What makes a brand sticky? What makes one product a thing that you own or buy and another something that you identify with, something you almost make a part of yourself?
It has to do with the emotional connection we feel for some brands, and not with others. Some brands make us feel like heroes or rebels; or make us feel comforted or included. These are the brands that have a direct appeal to something deep in our psyches, and one way they appeal so deeply is through their use of archetypes.
An archetype is a kind of basic character that appears in mythology, fairy stories, and even dreams. Carl Jung identified archetypes as the way the subconscious speaks to us. It is no wonder, then, that these figures, which form the building blocks of our identity, can have such power.
A brand that capitalizes on a Jungian archetype has an instant shortcut to your imagination, loyalty, and inner soul. It’s the difference between Dell and Apple, between Coca-Cola and a million other sodas, the difference between something with function and something with meaning.
This graphic from Allegory Studios shows the twelve basic archetypes.
Some archetypes relate to individual brands in ways that are more obvious than others.
Superman is obviously a hero. So, just as obviously, is Mr. Clean (whose aliases include Monsieur Propre, Mastro Lindo and Don Limpio!). But if you take a look at both Mr. Clean and Superman (who seem to be 100% pure hero at first glance), both contain a strong element of the nurturer too.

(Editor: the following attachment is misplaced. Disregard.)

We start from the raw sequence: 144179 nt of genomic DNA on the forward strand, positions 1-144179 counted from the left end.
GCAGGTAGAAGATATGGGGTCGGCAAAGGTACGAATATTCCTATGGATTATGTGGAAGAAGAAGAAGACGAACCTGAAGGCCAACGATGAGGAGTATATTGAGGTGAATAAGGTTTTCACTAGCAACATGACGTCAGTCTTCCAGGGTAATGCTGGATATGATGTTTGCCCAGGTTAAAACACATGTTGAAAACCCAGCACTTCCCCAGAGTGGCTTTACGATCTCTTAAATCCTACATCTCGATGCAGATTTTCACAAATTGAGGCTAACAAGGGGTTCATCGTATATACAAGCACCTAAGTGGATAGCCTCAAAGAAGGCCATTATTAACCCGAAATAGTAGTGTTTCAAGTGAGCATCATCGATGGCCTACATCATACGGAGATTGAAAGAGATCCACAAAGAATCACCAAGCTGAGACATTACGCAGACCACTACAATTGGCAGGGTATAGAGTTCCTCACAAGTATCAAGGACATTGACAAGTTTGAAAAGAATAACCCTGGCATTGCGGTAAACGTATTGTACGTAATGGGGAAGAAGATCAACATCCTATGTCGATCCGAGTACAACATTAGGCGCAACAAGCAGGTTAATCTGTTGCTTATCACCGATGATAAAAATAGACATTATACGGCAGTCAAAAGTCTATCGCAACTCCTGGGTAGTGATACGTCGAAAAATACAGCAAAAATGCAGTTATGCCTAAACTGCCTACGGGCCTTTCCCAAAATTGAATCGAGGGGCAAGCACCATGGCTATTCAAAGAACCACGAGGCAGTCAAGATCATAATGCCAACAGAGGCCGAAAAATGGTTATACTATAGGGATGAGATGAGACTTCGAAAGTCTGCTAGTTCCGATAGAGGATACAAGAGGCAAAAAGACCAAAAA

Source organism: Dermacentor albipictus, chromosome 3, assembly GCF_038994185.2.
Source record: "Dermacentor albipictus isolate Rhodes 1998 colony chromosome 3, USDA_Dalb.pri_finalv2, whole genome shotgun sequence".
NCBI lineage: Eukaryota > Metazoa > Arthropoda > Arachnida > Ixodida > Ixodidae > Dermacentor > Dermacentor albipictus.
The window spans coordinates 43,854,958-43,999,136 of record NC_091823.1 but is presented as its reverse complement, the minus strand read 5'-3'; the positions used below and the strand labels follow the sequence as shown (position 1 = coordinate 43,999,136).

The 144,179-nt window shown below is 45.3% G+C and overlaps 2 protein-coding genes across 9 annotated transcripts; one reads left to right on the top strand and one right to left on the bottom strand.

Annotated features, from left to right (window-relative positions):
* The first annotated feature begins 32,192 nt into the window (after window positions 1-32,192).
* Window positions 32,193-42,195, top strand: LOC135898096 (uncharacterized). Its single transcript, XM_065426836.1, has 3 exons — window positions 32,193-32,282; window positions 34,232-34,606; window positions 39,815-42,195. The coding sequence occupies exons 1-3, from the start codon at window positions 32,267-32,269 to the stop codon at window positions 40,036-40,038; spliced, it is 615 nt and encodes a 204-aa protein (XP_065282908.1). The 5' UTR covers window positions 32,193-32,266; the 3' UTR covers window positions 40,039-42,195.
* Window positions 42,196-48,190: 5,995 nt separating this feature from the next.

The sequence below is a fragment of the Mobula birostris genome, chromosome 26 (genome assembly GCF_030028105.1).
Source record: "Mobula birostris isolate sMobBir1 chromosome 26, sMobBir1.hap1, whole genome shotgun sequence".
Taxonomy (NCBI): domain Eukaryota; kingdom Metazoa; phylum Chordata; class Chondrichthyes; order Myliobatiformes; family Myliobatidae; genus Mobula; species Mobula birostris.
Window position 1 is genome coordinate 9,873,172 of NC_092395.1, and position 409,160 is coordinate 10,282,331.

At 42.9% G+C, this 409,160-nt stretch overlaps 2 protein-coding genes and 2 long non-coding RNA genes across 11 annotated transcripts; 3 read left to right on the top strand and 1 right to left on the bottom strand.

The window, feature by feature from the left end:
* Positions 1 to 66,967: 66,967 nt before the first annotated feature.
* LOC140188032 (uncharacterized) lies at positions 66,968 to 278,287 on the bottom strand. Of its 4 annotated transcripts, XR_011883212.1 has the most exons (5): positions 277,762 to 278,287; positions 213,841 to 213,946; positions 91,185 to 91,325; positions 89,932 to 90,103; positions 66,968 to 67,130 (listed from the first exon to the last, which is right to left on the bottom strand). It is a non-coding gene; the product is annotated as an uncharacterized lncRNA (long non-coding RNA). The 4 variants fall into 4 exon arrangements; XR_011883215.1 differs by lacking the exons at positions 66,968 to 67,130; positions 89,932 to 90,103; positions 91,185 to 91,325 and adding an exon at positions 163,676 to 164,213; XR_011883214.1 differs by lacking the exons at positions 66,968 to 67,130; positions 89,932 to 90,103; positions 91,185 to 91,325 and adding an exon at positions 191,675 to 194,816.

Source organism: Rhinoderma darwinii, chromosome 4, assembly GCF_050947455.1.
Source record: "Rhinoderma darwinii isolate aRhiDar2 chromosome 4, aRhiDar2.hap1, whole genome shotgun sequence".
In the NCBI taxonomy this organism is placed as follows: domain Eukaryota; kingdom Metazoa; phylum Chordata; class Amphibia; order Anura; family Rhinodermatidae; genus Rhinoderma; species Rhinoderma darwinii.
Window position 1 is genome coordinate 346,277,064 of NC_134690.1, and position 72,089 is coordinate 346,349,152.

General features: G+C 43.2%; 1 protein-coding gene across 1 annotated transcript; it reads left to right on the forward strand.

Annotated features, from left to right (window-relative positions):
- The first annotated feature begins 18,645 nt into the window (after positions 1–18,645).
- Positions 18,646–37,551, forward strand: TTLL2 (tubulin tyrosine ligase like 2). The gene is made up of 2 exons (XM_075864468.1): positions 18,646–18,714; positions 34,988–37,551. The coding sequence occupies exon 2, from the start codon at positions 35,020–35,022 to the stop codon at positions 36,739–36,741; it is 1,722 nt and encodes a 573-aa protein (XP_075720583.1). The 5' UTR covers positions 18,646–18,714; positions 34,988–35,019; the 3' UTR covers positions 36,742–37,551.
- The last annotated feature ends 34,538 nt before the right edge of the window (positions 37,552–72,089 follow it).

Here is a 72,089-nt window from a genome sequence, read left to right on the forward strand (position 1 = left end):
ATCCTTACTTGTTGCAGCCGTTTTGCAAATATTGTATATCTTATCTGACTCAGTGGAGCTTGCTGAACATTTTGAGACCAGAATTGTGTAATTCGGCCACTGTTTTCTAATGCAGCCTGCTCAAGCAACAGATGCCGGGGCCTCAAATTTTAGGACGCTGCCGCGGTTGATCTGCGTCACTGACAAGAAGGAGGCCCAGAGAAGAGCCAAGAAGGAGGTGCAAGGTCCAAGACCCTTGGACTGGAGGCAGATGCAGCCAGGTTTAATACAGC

mages from Superman Homepage & Neatorama
Other brands – just as other fictional characters – embody elements of more than one archetype. Here’s a breakdown showing the different archetypal elements that go to make up one of the world’s strongest brands, Ikea.
Image from zeke
Classifying brands according to their archetypes is not an exact science. One analysis identifies IKEA as being a Jester, while this one declares it predominantly a Creator, just like Apple.
Image from Business Insider
However, this article and this slideshow discuss how Apple’s brand (or at least Steve Jobs’) was carefully constructed around the Magician archetype.
The lesson here is that although there is no single archetype that embodies all the qualities of an individual brand, archetypes are a useful way to consider the emotional impact of your brand.
For example, Jack Daniels has the independence of the Rebel (or Outlaw) and the authenticity of the Creator, and Starbucks appeals to the explorer, youthful, adventurous and those looking for experiences.
Now: think about your own business. What archetypes could help you connect to your customers? Are you a decisive leader? Or a jester who promises fun?
Because whether you are a sage, a lover, an outlaw – or all three – figuring out what archetypes your brand embodies can be a big step towards connecting to your public.